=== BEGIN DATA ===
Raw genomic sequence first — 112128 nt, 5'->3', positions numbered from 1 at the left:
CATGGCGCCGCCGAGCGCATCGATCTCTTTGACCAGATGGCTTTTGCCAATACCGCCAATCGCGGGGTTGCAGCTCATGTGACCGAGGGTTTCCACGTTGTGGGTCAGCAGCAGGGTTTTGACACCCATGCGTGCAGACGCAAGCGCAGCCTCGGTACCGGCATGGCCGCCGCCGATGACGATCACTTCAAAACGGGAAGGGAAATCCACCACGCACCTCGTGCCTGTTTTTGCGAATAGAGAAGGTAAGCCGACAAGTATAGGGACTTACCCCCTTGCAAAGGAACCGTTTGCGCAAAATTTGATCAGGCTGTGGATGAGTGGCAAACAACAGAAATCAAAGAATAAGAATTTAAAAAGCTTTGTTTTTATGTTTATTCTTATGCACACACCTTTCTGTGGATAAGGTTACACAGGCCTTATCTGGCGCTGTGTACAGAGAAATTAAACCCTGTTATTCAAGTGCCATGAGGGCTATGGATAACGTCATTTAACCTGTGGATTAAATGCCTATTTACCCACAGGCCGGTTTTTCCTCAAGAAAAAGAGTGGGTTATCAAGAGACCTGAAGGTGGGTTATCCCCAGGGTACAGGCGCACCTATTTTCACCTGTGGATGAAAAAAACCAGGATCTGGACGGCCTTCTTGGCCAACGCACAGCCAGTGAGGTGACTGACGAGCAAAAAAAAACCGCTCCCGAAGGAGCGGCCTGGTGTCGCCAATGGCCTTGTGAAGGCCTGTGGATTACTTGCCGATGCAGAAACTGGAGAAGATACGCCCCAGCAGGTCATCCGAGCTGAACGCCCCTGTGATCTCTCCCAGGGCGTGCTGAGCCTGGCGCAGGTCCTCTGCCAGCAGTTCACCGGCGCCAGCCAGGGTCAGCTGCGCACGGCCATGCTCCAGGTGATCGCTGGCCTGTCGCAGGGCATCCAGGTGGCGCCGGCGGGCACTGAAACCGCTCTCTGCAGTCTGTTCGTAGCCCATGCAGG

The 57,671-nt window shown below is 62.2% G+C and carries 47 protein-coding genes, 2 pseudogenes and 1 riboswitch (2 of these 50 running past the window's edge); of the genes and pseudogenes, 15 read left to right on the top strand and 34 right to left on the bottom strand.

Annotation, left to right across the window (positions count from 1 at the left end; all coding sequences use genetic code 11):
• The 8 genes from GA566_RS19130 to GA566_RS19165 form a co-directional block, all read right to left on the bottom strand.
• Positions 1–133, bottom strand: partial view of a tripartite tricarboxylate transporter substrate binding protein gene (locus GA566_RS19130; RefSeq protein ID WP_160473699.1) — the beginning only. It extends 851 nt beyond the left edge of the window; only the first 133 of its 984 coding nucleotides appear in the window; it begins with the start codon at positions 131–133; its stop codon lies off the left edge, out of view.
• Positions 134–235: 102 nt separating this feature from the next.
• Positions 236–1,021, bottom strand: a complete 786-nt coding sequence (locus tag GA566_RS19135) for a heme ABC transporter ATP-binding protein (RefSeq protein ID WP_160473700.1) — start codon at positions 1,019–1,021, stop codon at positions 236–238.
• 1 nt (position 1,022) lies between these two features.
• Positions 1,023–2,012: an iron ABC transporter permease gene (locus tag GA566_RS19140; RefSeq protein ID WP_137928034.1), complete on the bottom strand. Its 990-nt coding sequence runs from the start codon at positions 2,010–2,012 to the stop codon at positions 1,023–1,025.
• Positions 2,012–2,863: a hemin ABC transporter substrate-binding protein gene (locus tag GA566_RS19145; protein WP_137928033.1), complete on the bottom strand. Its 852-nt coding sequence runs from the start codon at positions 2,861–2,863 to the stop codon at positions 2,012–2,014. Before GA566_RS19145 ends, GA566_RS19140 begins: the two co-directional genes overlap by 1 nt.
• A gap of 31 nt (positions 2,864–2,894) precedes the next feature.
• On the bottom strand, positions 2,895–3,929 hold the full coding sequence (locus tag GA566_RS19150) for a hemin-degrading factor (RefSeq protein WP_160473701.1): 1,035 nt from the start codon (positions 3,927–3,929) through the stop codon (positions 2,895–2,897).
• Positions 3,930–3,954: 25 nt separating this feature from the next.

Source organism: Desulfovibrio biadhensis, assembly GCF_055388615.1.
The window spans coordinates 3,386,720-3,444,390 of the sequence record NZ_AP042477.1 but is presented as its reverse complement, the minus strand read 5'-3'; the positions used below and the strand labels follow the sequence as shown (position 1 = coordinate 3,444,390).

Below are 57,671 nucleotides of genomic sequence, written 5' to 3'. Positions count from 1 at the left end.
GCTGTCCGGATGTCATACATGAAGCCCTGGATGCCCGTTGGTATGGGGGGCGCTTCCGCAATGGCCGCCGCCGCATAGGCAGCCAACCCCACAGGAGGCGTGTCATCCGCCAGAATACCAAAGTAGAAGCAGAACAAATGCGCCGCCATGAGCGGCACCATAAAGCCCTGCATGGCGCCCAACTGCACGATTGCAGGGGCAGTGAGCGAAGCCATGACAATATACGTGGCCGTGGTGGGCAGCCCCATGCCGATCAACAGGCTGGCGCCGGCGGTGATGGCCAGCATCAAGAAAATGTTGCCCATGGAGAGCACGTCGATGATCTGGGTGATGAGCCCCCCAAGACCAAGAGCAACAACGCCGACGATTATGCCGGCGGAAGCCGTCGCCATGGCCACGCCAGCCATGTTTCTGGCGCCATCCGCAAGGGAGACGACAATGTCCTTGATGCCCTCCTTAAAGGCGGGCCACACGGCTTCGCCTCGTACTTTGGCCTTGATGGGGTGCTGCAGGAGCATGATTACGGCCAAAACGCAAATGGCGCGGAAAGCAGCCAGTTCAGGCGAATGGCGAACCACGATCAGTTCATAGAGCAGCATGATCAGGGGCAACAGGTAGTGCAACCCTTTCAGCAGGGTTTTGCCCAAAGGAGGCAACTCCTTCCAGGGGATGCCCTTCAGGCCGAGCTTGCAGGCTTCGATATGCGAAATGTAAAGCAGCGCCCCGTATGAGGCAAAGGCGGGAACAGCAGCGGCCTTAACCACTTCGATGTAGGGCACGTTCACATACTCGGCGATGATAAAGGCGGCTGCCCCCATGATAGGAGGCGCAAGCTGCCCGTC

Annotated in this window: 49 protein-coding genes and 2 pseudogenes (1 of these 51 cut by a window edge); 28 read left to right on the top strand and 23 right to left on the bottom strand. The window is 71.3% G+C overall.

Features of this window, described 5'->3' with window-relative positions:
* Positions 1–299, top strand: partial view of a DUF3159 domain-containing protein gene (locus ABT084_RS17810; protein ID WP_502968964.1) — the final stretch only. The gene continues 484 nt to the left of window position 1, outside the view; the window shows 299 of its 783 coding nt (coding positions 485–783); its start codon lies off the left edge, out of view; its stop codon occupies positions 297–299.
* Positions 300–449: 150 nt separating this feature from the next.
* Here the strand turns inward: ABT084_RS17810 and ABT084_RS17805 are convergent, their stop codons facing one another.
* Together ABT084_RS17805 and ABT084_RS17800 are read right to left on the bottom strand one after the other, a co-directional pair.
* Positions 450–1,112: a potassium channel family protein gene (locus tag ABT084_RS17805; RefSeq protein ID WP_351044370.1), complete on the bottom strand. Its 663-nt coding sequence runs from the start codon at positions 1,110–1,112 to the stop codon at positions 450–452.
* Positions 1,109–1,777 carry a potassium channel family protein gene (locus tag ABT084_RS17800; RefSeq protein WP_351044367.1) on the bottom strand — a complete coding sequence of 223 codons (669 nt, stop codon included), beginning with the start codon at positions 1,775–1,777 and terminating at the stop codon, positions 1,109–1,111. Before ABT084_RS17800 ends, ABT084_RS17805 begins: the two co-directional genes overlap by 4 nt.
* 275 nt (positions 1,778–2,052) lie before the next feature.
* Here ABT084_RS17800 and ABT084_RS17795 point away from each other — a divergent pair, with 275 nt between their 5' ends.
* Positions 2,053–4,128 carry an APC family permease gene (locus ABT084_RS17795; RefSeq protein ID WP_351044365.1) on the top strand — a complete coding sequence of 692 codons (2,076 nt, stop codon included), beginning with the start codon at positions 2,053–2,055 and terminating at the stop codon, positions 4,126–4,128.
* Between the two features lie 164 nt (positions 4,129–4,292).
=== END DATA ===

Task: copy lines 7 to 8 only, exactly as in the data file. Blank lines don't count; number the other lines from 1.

• Positions 134–235: 102 nt separating this feature from the next.
• Positions 236–1,021, bottom strand: a complete 786-nt coding sequence (locus tag GA566_RS19135) for a heme ABC transporter ATP-binding protein (RefSeq protein ID WP_160473700.1) — start codon at positions 1,019–1,021, stop codon at positions 236–238.